Rachel shrugged. “A little, I guess. But Mommy told me what to expect. And my cousin Trish was there. She’s done, like, six of them.”
Mrs. McKenzie patted Rachel’s hand. “Enjoy it while you can, sweetie. It doesn’t work when you get older. You lose the gift.” She pulled a crumpled–and stained–tissue from the pocket of her sweater and blew her nose on it. She then opened the tissue to examine her fresh deposit. She sighed, and slowly stood up. “I better go get it, dear. You didn’t come here to listen to me babble on. Have some more cookies.”
When Mrs. McKenzie was out of the room, Rachel rushed to the sink and poured out the milk.She sat with her hands folded on the table until the old woman came back.
“Here you go,” Mrs. McKenzie said. She handed Rachel something that looked like a watch, but without the watchband or any cool cartoon characters on the face. “It was Henry’s favorite pocket watch. He was so proud of it. I just wound it. Listen.”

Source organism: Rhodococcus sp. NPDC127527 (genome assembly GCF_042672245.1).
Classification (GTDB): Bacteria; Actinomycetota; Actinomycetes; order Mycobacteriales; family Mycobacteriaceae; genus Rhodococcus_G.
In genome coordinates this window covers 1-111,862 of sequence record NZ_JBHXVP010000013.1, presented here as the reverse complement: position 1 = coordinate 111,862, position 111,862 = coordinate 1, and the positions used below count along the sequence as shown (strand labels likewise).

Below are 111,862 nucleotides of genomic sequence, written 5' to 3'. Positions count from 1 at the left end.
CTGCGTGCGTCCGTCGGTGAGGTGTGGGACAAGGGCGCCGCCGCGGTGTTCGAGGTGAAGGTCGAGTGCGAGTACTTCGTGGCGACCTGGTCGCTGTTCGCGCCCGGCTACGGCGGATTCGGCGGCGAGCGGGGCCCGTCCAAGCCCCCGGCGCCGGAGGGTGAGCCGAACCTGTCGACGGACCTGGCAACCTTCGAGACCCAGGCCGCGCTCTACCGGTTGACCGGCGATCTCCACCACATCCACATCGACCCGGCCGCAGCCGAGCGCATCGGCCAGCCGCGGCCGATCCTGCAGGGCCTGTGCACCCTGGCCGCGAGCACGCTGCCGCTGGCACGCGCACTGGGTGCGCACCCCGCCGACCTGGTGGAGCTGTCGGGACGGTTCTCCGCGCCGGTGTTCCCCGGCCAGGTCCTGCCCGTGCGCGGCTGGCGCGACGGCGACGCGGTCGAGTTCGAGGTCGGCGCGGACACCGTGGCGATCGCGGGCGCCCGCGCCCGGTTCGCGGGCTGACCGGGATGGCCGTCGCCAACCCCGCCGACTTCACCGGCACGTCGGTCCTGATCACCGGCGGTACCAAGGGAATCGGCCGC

Rachel held the watch to her ear. The ticking was much louder than she would have expected.
“Thank you, Mrs. McKenzie,” she said. She carefully placed the watch in her basket, where it softly clinked against the other items she had collected..
“Oh, Henry,” Mrs. McKenzie said. She removed the soiled tissue from her pocket and blew her nose again.
“I have to go. I’ll see you next year,” she said.
Mrs. McKenzie was crying, so Rachel let herself out.
“Why can’t boys do it, Mommy?
“They don’t have the sight. Most girls don’t either. But you do, whether you want it or not. Don’t be scared.”
The air smelled like Jack-O-Lanterns and mystery. Rachel skipped down the driveway to the street and saw some of her fellow Collectors gathered there. She joined them, thankful for the hundredth time that they got Collection day off from school.
“What’s that?” she asked Mandy Rogers. Mandy was a chubby girl who carried a large white object at her side.
“A leg,” Mandy said. She held up the thing for all to see. It was a leg, made of some kind of plastic. It was adult sized, with straps at the top that were brown and stained with large spots.
“Ewwww,” Cynthia Hart said.
“That’s gross,” Samantha Green added.